The Experience of Writing

For anyone just starting out, who is getting caught up in reading too many how-to writing books, and thinking about writing as a craft there’s something you must always remember about fiction writing:


That’s right. I said it.

It sounds cheesy as hell but what truly makes a great story is not something you can define or break up or analyse into pieces. It’s the experience of the story that makes it powerful.

So, what do I mean by the experience?

Think of your favourite film or your favourite story. Sure you can analyse why you like it, but most of the time it’s for how you feel when you read or watch it. It’s that blockbuster feeling, that time when you find an obscure film or music video on late night TV that compels you to watch to the end. It’s that character you just have to follow and see what happens to.

When you engage in a story you are being led down a path, you give up control to the narrator and delve into the mystery of all things.

Sometimes it leads you good places, sometimes not. Sometimes you don’t connect with the story or character at all and wonder why everyone else thinks it’s a brill book/film/tv programme when you think it’s rubbish. But someone, somewhere usually relates to something in your story.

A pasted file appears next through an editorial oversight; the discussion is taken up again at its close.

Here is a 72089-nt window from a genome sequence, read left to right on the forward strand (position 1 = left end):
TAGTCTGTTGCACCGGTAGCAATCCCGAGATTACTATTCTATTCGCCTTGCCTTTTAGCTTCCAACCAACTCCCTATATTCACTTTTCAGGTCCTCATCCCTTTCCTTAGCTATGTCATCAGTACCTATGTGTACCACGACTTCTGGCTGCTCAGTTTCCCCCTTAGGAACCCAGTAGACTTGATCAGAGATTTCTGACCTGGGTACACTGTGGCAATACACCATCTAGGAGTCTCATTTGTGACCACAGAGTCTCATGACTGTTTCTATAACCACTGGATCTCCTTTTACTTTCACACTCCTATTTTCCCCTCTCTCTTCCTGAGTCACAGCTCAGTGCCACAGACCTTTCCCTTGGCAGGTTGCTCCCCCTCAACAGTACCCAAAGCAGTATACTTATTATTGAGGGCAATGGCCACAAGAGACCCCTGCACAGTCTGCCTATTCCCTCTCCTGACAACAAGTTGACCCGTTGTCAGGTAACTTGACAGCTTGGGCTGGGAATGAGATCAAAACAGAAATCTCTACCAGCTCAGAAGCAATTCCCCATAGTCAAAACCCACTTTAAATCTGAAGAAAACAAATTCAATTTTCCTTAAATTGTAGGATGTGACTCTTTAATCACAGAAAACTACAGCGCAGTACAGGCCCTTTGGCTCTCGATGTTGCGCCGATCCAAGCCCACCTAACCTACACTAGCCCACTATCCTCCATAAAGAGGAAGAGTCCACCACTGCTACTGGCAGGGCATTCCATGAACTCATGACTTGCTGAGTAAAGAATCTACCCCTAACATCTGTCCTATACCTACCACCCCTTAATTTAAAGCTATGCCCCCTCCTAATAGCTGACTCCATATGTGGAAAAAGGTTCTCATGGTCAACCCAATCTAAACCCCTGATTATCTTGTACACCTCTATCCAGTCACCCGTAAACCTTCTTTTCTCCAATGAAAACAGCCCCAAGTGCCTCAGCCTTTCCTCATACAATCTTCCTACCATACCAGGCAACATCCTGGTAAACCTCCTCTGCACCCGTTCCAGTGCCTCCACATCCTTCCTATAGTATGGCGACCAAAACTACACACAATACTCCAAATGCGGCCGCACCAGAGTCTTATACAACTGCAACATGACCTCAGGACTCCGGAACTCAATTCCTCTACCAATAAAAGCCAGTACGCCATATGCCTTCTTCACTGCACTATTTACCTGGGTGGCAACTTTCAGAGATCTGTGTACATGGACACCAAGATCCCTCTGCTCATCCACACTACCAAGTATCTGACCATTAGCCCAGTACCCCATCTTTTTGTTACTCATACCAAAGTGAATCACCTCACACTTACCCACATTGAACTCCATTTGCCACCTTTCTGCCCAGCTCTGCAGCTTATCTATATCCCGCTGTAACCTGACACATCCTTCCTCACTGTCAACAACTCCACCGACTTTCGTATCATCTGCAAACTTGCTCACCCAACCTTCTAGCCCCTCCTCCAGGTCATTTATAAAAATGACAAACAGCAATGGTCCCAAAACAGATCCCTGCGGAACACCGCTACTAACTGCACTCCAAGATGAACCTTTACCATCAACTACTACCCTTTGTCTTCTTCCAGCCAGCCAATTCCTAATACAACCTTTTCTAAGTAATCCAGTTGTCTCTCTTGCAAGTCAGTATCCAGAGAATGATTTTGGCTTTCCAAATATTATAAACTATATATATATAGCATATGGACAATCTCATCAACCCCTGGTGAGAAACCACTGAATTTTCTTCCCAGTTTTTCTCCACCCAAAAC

So how do we relate this to our writing projects?


Passion is the key.

When I start writing a new novel, I usually start with an idea or image and then I follow the characters journey. I will think ahead and have ideas but these will often change as I write, leading me to places that I’d never planned to go. There is a risk in this sort of writing that you will write it and then decide you don’t like where its gone. That’s a risk I’m willing to take. Remember you can always cut and paste a big chunk of your story and save all your versions but rewrite the main file. Beware of being too critical but most of the time you’ll either feel it’s working or you won’t. Sometimes it just comes down to instinct. 

I always remember that Billy Connolly once said that he didn’t know how comedy stuff worked and what the mechanics of it all was, he was just glad to be there when it showed up…

So remember, the next time you try to be too clever (as many writers try to be), most of the audience want an experience, a story, something that entertains, enlightens, saddens, excites etc etc. Care about your characters and what happens to them, care about what you’re writing about. If you don’t it will fall flat on the page.

Write from your heart, people!

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